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Desiderata: Our Favorite Debuts of 2012
Matthew Dickman (Poetry Editor): The Orchardist by Amanda Coplin. This book is full of mystery, knowledge, and beauty as well as masterful storytelling. The images in the book feel like they were written by a poet, the landscape designed by a painter, and the plot conjured by a novelist who not only sees the world but understands it.
Rob Spillman (Editor of Tin House): Christopher Beha’s What Happened to Sophie Wilder. What I look for in a debut is not promise, but execution. Beha delivers in his first novel. The writing is confident and beautiful, while the big questions he asks about faith and love are profound and timeless.
Emma Komlos-Hrobsky (Editorial Assistant, Tin House Magazine): Having Been an Accomplice by Laura Cronk. I love, love, love this collection. I feel the same awe for the voice behind these poems that I had for my older cousins growing up–how could someone be so cool, know so much, and still want to talk to me? Cronk’s writing is smart but unguarded, ready to let you in and crack open both your and the speaker’s inner lives.
Cheston Knapp (Tennis Player): Battleborn by Claire Vaye Watkins. I’m a man who likes a deal, so I’m going to run with a two-fer here. One of my favorite debuts can also pass as one of my favorite short story collections: Battleborn. Get it. Read it. The emotional range of these stories is impressive and impressively wide. Subtle, seductive, simple, and severe.
Meg Storey (Editor, Books): No One Is Here Except All of Us by Ramona Ausubel. Set in a remote Jewish Romanian village on the eve of World War II, Ausubel’s debut novel explores the power of storytelling and how it can affect memory and history. When a stranger who has experienced the devastation happening throughout Europe washes up on the village shore, she convinces the villagers to start life over, to pretend the world has been born anew. Their willingness to rediscover and reexperience life and the fantastical quality that adds to Ausubel’s already magical realist prose makes the reader ask, If enough people were to reimagine the world, would it, in fact, change? As the stranger says, “When there is nothing left to do, and there is nowhere else to go, the world begins again.”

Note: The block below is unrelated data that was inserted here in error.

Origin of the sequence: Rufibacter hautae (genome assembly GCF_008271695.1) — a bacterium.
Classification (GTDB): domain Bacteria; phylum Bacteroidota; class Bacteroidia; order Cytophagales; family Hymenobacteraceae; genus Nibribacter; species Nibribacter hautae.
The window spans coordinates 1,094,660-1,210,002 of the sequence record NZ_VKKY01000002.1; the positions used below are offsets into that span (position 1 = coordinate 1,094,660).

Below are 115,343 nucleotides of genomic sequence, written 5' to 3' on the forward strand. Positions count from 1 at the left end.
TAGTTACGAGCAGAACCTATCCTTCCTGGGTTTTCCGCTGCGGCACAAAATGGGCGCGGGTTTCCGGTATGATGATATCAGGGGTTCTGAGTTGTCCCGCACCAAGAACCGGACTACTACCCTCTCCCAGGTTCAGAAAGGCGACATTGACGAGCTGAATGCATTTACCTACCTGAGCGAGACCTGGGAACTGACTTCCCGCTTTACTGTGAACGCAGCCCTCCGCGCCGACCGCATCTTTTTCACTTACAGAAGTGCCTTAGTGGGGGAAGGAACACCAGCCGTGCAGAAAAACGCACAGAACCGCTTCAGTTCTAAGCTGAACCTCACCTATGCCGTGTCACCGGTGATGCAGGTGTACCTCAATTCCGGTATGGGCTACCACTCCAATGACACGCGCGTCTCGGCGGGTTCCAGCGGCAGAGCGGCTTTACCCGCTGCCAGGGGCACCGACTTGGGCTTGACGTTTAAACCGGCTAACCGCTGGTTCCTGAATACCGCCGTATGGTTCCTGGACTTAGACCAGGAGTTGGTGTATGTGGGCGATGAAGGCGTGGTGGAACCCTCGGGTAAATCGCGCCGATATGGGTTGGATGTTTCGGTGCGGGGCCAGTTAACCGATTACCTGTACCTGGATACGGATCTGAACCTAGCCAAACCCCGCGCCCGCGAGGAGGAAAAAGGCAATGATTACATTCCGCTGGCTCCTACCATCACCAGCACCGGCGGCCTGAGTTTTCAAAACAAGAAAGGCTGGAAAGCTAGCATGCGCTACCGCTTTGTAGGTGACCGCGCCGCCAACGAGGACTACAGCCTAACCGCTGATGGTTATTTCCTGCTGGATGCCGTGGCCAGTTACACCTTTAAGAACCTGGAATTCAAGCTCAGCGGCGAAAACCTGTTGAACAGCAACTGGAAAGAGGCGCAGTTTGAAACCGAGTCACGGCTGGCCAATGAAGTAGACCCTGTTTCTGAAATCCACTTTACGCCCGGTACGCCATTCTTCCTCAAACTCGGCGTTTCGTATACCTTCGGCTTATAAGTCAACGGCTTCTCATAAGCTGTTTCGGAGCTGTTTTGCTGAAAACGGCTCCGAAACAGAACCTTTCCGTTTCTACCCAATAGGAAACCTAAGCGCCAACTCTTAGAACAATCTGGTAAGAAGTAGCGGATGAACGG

Nanci McCloskey (Director of Publicity): A Sense of Direction: Pilgrimage for the Restless and the Hopeful by Gideon Lewis-Kraus. I love this funny and thought-provoking memoir about looking for meaning and purpose in a world where it seems too easy to ignore the deeper questions. He expresses his anxieties so honestly and articulately, I couldn’t help feeling at points that he was speaking for me.